To Your Health: Skin safety
As the days grow longer and warmer, kids will begin to spend more time outdoors – at the ball fields, chasing butterflies, making sandcastles and hanging out by the pool.
Yet, too much sun exposure without proper protection can bring an end to any fun in the sun.
Despite the fact that sun tanning and burning increases skin cancer risks, most Americans don’t protect themselves or their kids from the sun’s damaging rays. As a result, skin cancer is the most common cancer, and the incidence of melanoma – the most serious form of skin cancer – is on the rise. However, if detected early, skin cancer usually can be cured.
Common skin cancer risk factors include: fair complexion and light hair, a lot of moles and blistering sunburns.
Many people who get melanoma will have had blistering sunburns in their teenage years, which is why it is important to protect your kids and teens. Sun exposure is the strongest risk factor and the one you can prevent by avoiding over-exposure to the sun.
“The ultraviolet radiation exposure of a tanning bed may be more risky than exposure to the sun,” said Kelly McMasters, University of Louisville Physicians surgical oncologist and renowned melanoma expert. “Like the sun, they expose you to ultraviolet radiation. You keep adding more and more damage to your skin – just more quickly.”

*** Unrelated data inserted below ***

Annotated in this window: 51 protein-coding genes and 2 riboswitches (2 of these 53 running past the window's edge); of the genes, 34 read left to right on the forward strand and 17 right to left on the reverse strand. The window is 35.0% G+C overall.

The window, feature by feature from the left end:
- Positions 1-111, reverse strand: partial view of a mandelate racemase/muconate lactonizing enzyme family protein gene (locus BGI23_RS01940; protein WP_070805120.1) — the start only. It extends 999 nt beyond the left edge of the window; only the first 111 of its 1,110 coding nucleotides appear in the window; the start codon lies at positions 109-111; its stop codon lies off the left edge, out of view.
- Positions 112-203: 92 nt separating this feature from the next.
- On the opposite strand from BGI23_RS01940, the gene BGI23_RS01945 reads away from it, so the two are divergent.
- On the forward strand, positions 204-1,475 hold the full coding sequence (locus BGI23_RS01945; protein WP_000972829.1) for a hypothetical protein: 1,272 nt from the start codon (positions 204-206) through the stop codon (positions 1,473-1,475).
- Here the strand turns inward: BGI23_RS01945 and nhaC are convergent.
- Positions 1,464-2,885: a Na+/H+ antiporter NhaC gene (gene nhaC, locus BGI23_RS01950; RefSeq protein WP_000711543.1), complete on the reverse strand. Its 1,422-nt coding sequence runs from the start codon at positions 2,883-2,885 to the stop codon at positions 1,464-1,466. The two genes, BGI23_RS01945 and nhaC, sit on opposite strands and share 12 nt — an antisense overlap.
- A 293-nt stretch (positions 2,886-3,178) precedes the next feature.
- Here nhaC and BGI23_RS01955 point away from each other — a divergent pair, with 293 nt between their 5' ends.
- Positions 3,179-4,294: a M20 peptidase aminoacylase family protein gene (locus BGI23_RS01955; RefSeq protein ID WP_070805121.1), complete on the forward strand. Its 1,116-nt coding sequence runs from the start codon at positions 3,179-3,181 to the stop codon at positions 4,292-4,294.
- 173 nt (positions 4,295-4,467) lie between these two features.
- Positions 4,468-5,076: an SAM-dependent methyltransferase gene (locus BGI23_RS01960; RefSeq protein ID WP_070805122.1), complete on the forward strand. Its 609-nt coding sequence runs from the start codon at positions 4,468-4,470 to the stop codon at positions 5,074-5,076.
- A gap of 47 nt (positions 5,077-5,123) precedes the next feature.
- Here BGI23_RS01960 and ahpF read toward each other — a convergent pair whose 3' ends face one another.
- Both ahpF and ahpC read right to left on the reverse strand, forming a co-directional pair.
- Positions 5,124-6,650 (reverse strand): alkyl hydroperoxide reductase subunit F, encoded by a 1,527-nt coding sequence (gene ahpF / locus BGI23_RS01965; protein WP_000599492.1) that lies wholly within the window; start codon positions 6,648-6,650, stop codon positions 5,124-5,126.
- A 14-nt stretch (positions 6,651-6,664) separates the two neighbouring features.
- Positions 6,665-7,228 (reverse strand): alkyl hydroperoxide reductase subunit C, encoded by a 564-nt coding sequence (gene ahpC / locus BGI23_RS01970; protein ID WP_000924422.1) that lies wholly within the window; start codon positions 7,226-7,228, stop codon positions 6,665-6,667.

Skin Cancer Symptoms
Be alert to any kind of change in a mole. The four most common and most significant signs of change are a mole or skin area that:
- Changes in size
- Changes in color – typically gets darker
Other ways to help prevent skin cancer
- Use sunscreen with SPF 30 or higher and wear protective clothing. Re-apply sunscreen periodically.
- Avoid the sun during peak hours (11 a.m.–3 p.m.)
- Avoid tanning beds
If left untreated, skin cancer can spread to other parts of the body. That is why routine screenings are so important. If you or your child has any skin cancer signs or symptoms, see a dermatologist or your family doctor immediately. If you need help finding a physician, call 502-813-8585 or visit uoflphysicians.com.
(Editor’s Note: UofL Today reprints To Your Health from the “ULP Insider” newsletter. Read the entire May issue (opens as a PDF document).